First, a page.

Reducing debt may not be your first priority until you find yourself facing financial troubles due to overspending or poor money management. Lenders use basic guidelines when reviewing your finances and, if you exceed recommended limits for each category, you are likely to be denied further credit. And, if you keep letting your debt snowball, you can seriously damage your credit score and may face the possibility of foreclosure or bankruptcy.
You should begin taking steps toward regaining control of your finances as soon as possible so you can avoid more serious problems in the future. Reducing debt is easy by using a few basic guidelines and debt calculations to allow you see when your debt load is getting into the danger zone. Some financial knowledge and understanding will help you make smart decisions and build a secure future.
1. Track Your Spending
Making a budget is one thing, but sticking to it can be something else entirely. Budgets tell you how money should be spent – tracking your transactions will show you how it was actually spent. The first way to get your finances under control is to know where you money is going and make the adjustments needed to get out of debt.
Keep your receipts and records of any cash withdrawals so you can compare them with the amounts indicated in your budget. You may be shocked at how much you are actually spending. Depending on the flexibility of your finances, you may have to decrease your spending or increase the amount allotted to specific areas. For example, if there is no way you can reduce your transportation costs, you may have to increase this portion of your budget and find another area where cuts can be made.
There are many options for tracking your spending. You can use paper-based ledgers, software on your computer, internet programs, or apps for your smartphone. Here are a few products we’ve tested that we are happy to recommend:
If you love spreadsheets, you will love the budget spreadsheets offered by Vertex 42. Some are even free and all of them are easy to download!
2. Debt Income Ratios
The second step in managing your debt is calculating your debt income ratio. This is the amount of your monthly net income (take home pay) that you use for re-paying debts. Unfortunately, statistics show that about 43% of Americans spend more than they make and this can lead to serious financial struggles, especially with high interest credit cards.
To calculate your debt to income ratio you divide the amount needed to pay your debts each month by your take home pay.
A debt income ratio of 30% or lower is considered excellent while 40% or higher will likely make it difficult for you to obtain credit. Lenders will use this figure to determine your creditworthiness so your goal for getting out of debt – and staying out of debt – should be to keep this percentage within an acceptable limit. To learn more about this ratio, please click here. To use our free calculator, click here.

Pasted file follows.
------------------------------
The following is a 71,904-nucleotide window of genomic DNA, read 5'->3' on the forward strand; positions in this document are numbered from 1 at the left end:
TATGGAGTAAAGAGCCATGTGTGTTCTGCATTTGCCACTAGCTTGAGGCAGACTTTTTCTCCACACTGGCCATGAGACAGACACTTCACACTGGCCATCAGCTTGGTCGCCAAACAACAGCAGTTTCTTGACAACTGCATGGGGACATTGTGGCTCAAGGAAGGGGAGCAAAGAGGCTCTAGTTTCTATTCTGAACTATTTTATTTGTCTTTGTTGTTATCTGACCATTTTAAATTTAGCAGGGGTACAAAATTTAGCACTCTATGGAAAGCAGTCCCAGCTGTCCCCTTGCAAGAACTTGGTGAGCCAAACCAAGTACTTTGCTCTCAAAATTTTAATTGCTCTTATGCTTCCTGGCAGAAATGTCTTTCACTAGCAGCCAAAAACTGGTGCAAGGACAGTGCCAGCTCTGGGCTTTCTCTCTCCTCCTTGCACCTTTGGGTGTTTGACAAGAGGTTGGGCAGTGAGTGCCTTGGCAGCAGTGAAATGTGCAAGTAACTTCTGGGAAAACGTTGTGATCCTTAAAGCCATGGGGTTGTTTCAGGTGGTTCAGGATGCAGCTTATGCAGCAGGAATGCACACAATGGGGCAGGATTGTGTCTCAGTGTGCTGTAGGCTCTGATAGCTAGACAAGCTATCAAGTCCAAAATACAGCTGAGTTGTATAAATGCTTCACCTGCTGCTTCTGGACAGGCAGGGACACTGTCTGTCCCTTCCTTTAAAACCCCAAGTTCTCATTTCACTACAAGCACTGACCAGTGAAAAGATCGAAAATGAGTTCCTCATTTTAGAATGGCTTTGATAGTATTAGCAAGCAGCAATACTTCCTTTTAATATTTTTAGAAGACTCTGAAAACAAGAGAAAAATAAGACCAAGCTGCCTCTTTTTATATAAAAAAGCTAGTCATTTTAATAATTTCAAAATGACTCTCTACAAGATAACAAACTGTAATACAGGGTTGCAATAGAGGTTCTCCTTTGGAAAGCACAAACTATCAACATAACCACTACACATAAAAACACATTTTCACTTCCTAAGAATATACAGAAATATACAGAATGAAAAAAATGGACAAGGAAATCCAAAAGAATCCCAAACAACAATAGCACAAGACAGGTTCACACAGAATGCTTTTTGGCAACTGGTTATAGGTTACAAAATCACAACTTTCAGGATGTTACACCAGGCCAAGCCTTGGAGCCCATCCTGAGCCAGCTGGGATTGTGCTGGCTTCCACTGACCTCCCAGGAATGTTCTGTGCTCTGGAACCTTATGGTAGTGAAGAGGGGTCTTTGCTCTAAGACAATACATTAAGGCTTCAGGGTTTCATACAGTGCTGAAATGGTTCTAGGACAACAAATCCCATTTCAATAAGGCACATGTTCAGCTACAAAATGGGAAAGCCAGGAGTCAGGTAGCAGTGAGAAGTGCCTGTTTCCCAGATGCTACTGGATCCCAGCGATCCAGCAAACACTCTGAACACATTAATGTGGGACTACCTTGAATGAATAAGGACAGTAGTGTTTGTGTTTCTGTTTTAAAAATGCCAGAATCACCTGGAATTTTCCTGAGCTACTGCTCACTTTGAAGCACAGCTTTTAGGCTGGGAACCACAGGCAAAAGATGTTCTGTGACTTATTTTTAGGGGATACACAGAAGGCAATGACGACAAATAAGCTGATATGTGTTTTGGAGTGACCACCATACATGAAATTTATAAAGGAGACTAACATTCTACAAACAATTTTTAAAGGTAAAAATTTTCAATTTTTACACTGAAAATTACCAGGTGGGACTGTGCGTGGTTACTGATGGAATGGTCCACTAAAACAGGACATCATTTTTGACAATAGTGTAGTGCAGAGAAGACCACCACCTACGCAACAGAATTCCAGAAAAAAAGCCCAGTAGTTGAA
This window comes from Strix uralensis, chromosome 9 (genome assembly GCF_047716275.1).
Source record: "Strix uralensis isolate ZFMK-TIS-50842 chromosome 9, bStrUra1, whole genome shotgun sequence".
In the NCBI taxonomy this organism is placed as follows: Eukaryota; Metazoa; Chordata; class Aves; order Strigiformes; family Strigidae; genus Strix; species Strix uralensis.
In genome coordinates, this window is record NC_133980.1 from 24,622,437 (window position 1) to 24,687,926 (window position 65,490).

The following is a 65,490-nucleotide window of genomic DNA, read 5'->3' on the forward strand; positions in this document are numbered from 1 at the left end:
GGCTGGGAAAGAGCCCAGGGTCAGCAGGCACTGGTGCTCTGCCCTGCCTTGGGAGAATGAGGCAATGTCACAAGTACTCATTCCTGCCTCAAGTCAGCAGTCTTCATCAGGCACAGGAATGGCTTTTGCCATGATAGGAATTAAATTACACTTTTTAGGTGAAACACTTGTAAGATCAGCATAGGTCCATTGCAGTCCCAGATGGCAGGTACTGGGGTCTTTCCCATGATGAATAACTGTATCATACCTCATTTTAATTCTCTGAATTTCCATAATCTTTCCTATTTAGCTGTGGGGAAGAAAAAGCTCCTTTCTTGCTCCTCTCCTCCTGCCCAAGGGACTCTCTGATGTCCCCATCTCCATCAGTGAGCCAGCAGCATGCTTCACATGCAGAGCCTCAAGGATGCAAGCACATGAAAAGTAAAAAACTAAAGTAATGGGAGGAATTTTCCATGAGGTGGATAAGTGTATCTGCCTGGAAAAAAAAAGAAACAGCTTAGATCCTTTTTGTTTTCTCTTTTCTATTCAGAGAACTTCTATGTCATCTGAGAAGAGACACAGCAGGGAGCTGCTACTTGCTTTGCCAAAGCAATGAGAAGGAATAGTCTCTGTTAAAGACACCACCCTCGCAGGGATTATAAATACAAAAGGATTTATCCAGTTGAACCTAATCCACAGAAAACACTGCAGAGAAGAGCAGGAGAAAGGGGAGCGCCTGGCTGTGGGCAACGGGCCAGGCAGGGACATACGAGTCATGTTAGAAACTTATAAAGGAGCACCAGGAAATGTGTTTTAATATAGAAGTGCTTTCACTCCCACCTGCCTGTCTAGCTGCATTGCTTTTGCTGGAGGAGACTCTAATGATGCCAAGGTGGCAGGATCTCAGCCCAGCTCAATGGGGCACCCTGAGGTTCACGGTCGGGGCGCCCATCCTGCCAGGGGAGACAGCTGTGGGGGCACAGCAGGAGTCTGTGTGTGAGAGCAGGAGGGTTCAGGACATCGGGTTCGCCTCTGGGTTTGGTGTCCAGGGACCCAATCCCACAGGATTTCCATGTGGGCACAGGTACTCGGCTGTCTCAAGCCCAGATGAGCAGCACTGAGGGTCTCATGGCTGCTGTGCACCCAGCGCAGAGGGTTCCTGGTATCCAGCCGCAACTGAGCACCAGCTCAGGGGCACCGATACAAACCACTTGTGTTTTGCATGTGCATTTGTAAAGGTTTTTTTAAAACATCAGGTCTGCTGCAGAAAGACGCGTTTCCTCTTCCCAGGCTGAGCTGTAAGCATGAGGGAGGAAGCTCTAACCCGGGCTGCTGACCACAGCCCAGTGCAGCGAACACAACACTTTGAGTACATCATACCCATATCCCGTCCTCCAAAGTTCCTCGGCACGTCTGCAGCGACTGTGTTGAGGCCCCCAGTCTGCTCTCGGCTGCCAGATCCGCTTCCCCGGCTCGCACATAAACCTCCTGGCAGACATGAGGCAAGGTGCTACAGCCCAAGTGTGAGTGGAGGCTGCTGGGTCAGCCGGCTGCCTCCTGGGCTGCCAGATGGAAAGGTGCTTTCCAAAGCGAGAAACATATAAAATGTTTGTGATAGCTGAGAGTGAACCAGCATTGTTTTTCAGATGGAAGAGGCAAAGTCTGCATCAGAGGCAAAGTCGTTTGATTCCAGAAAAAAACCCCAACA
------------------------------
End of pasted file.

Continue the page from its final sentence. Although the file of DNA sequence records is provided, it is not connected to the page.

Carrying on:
3. Credit To Debt Ratio
This is a very important aspect of your FICO score and will greatly impact your ability to get credit. The credit-to-debt ratio looks at the amount of debt you have in comparison to the amount of credit available to you.
Having a $1,000 balance on a credit card with a $10,000 limit is better than owing $3,000 on a card with a $5,000 limit. So, don’t cancel the credit card once you pay off the account. You are smarter to keep a card you don’t use than to get rid of all your available credit. When it comes to getting a consolidation loan or using another debt relief option, a lower credit-to-debt ratio can be helpful. To learn more about this ratio, please click here.
4. Pay Yourself First
Most people find that once they have paid all their bills there is nothing left to put away. In fact, according to a survey done by CNN Money, 28% of Americans have no savings whatsoever.
Although it sounds a little strange, paying yourself first is essential to financial success and protecting your future. Always put something away in your savings and leave it alone unless it is an absolute emergency. Even $5 a week can make a big difference and will help you develop a habit of prioritizing saving.
5. Snowball The Credit Cards
Interest can add up to thousands of dollars over the course of your lifetime, and you can significantly relieve a tight budget by eliminating high interest debts.
Choose your highest interest credit card and commit to paying a little extra above the minimum required payment each month. Even $10 extra can cut your payment term in half, if not more, and greatly reduce the amount of interest you will pay in the long-run.
The Power of Financial Knowledge
A lot of people do not give the health of their finances enough attention until it is too late. But, you don’t have to be a financial whiz to understand your credit and debt situation. With just a few simple calculations and an eye on the future, you will be able to achieve financial success and keep your debt under control.
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